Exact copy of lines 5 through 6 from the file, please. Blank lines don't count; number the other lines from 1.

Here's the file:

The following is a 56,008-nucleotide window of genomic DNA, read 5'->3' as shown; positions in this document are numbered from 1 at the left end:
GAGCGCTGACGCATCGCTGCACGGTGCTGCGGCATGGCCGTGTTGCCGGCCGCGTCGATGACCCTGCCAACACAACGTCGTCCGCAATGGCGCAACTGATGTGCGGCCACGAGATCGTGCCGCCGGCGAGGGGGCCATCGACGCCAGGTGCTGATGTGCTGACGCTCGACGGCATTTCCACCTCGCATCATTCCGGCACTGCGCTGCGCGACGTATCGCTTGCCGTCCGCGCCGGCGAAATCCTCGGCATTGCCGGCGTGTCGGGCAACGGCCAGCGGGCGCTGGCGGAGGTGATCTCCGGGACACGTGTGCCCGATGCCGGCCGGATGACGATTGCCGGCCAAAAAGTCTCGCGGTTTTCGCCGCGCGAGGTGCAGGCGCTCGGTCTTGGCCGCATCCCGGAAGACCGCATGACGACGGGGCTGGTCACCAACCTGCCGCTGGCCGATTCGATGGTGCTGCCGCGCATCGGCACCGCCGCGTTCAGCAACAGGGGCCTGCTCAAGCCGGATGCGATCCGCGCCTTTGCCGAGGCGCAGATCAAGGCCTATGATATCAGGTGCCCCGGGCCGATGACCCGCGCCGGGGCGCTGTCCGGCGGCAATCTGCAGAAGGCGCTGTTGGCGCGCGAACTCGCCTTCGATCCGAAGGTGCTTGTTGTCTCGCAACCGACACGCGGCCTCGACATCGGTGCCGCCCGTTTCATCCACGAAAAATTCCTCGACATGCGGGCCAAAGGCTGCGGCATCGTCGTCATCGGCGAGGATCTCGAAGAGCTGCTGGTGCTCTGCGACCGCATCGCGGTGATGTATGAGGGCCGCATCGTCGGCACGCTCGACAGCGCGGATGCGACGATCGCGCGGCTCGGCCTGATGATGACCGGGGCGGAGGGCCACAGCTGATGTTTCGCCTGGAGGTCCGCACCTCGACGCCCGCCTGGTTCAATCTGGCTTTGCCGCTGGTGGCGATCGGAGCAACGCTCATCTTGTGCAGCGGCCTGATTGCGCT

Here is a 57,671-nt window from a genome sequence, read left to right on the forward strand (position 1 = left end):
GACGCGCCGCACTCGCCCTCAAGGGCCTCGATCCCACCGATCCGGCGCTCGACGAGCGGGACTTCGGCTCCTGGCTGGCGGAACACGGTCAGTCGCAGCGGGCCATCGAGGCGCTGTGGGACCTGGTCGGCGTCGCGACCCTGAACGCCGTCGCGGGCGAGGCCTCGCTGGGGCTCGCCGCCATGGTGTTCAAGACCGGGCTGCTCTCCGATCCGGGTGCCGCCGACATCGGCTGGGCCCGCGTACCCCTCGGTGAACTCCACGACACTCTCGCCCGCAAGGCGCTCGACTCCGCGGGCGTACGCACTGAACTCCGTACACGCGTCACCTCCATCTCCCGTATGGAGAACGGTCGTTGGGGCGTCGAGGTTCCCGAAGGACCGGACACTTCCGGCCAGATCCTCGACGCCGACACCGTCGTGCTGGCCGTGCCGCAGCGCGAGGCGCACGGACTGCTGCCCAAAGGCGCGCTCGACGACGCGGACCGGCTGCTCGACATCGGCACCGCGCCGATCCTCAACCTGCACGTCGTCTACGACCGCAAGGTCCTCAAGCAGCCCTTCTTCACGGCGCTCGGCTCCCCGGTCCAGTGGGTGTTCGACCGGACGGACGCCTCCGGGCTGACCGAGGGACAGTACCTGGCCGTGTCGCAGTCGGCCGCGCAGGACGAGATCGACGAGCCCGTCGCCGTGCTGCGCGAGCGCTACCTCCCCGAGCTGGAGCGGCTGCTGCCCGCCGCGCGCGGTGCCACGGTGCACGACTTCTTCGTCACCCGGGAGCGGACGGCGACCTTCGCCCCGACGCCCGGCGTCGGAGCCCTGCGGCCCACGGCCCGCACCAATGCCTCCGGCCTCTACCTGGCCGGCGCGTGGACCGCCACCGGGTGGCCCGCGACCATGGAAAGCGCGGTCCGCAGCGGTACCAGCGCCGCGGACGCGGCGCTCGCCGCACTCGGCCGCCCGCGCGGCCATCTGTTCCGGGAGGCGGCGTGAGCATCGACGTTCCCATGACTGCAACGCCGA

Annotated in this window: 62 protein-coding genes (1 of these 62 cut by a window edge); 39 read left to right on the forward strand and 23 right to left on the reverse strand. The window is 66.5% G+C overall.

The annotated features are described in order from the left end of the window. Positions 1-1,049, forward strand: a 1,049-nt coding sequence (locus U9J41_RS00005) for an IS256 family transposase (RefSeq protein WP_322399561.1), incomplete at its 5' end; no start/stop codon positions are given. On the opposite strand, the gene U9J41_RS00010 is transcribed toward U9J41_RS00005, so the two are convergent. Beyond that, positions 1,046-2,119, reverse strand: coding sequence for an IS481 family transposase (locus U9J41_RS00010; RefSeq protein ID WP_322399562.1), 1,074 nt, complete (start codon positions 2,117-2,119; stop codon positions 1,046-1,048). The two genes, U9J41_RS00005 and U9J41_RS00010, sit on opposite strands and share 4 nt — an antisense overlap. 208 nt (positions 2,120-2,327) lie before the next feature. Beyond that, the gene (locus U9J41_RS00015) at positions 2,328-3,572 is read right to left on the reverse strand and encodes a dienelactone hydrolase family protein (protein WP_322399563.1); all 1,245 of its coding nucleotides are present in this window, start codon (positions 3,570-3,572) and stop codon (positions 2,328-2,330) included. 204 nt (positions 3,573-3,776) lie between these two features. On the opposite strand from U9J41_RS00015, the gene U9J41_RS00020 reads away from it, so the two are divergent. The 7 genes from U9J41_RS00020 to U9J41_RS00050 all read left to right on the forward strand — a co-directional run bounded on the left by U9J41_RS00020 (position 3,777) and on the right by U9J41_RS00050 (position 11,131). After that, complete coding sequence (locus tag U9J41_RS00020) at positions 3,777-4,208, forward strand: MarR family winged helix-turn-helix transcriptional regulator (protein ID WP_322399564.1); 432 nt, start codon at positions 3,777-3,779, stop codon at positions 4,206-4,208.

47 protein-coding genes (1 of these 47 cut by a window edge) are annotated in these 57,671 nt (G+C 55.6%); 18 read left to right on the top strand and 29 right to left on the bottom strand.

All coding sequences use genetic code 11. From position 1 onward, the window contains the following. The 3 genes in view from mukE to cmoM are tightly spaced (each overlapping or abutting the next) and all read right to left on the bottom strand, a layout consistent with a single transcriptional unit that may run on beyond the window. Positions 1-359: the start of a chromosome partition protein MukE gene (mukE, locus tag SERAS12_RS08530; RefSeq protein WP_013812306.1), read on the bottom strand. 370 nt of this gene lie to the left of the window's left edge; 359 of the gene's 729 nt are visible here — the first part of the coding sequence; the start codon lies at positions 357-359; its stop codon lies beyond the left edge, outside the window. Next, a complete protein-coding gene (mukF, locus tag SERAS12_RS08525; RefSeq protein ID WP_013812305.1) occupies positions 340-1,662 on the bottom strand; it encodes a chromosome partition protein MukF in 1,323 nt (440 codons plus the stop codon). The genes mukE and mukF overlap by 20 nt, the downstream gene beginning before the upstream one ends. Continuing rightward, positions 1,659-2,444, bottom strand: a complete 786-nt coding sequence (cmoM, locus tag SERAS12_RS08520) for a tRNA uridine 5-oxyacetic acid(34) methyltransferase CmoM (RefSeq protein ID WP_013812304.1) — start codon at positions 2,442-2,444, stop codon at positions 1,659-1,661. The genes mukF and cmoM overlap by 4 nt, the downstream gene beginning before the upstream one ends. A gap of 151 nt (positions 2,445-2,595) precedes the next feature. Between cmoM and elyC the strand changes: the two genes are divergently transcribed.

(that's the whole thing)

Annotated in this window: 62 protein-coding genes (1 of these 62 cut by a window edge); 39 read left to right on the forward strand and 23 right to left on the reverse strand. The window is 66.5% G+C overall.

The annotated features are described in order from the left end of the window. Positions 1-1,049, forward strand: a 1,049-nt coding sequence (locus U9J41_RS00005) for an IS256 family transposase (RefSeq protein WP_322399561.1), incomplete at its 5' end; no start/stop codon positions are given. On the opposite strand, the gene U9J41_RS00010 is transcribed toward U9J41_RS00005, so the two are convergent. Beyond that, positions 1,046-2,119, reverse strand: coding sequence for an IS481 family transposase (locus U9J41_RS00010; RefSeq protein ID WP_322399562.1), 1,074 nt, complete (start codon positions 2,117-2,119; stop codon positions 1,046-1,048). The two genes, U9J41_RS00005 and U9J41_RS00010, sit on opposite strands and share 4 nt — an antisense overlap. 208 nt (positions 2,120-2,327) lie before the next feature. Beyond that, the gene (locus U9J41_RS00015) at positions 2,328-3,572 is read right to left on the reverse strand and encodes a dienelactone hydrolase family protein (protein WP_322399563.1); all 1,245 of its coding nucleotides are present in this window, start codon (positions 3,570-3,572) and stop codon (positions 2,328-2,330) included. 204 nt (positions 3,573-3,776) lie between these two features. On the opposite strand from U9J41_RS00015, the gene U9J41_RS00020 reads away from it, so the two are divergent. The 7 genes from U9J41_RS00020 to U9J41_RS00050 all read left to right on the forward strand — a co-directional run bounded on the left by U9J41_RS00020 (position 3,777) and on the right by U9J41_RS00050 (position 11,131). After that, complete coding sequence (locus tag U9J41_RS00020) at positions 3,777-4,208, forward strand: MarR family winged helix-turn-helix transcriptional regulator (protein ID WP_322399564.1); 432 nt, start codon at positions 3,777-3,779, stop codon at positions 4,206-4,208.